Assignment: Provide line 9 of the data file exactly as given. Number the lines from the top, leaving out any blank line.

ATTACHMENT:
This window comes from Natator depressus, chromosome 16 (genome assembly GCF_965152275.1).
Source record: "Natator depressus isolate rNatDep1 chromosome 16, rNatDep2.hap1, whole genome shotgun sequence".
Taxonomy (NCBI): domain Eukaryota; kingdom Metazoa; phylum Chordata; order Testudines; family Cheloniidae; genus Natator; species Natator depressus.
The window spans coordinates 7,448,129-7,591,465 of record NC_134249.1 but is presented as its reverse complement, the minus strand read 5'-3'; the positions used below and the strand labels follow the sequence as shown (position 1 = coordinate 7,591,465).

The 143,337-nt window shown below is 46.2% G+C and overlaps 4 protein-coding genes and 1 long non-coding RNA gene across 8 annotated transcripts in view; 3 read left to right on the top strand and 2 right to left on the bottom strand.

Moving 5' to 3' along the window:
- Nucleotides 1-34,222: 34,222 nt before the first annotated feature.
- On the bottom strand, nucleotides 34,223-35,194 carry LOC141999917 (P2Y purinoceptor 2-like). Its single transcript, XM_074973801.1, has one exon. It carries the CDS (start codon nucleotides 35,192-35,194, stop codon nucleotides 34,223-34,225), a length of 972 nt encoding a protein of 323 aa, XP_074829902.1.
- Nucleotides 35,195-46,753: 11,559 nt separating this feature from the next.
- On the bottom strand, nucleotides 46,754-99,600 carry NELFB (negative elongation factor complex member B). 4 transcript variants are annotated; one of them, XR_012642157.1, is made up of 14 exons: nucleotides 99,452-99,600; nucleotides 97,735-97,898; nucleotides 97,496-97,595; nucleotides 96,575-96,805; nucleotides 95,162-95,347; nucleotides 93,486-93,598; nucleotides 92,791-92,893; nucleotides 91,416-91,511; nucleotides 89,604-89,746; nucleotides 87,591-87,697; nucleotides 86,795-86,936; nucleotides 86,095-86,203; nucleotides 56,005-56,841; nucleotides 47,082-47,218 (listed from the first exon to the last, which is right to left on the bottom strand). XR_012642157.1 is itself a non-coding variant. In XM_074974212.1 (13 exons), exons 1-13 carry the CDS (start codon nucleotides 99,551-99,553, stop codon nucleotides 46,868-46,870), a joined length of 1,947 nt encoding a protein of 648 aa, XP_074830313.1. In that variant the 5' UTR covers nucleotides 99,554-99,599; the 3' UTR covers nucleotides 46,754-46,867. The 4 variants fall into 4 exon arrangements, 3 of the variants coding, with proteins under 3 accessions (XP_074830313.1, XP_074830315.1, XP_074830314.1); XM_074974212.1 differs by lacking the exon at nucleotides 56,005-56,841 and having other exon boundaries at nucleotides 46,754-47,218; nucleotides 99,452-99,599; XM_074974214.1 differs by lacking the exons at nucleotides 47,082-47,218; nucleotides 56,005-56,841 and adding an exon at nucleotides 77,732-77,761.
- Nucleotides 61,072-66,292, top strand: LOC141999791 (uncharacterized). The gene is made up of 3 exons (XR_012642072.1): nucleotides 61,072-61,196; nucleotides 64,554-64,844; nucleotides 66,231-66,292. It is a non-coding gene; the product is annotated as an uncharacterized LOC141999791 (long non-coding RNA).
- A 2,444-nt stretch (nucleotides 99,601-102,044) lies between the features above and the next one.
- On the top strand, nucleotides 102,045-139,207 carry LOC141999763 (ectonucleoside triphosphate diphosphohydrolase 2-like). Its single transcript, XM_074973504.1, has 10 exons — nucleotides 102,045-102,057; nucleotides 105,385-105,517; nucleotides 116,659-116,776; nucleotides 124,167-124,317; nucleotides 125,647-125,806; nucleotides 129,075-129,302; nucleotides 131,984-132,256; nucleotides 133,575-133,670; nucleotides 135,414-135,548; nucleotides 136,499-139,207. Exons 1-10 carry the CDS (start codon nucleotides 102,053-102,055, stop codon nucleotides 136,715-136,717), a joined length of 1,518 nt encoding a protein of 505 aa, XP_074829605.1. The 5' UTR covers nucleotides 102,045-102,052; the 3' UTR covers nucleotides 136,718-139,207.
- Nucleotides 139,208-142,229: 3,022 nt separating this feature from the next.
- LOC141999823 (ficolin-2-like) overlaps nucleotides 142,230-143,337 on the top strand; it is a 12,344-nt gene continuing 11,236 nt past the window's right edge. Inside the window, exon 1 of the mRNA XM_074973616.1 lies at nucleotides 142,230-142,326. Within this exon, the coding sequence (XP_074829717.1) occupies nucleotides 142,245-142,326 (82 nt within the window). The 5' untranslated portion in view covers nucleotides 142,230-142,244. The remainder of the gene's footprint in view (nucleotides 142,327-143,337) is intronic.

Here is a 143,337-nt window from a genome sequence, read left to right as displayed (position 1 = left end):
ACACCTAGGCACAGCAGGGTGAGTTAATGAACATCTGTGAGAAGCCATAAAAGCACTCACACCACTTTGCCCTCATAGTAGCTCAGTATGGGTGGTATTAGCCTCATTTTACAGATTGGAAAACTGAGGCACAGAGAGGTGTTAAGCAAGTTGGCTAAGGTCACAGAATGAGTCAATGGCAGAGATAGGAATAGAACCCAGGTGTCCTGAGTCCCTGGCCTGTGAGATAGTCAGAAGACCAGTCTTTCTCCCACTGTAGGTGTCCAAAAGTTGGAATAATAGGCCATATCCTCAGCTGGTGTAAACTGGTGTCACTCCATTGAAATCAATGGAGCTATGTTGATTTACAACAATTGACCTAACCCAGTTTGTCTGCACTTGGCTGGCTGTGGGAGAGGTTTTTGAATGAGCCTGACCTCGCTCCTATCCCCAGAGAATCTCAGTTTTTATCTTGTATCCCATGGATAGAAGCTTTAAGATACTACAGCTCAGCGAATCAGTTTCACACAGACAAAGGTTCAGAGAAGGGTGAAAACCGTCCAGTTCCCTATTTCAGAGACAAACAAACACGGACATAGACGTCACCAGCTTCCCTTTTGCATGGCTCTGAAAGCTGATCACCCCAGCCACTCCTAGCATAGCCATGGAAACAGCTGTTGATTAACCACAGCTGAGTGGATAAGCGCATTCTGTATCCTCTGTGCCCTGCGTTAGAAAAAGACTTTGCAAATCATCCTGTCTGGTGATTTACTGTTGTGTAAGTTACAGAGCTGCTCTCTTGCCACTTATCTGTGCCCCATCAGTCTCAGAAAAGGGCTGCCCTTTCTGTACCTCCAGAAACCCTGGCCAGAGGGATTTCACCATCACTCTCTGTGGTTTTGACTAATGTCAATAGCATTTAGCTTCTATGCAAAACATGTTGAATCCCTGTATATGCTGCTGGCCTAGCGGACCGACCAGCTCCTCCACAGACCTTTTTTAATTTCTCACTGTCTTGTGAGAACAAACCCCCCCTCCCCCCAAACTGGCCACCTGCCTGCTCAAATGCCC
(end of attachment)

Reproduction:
- Nucleotides 35,195-46,753: 11,559 nt separating this feature from the next.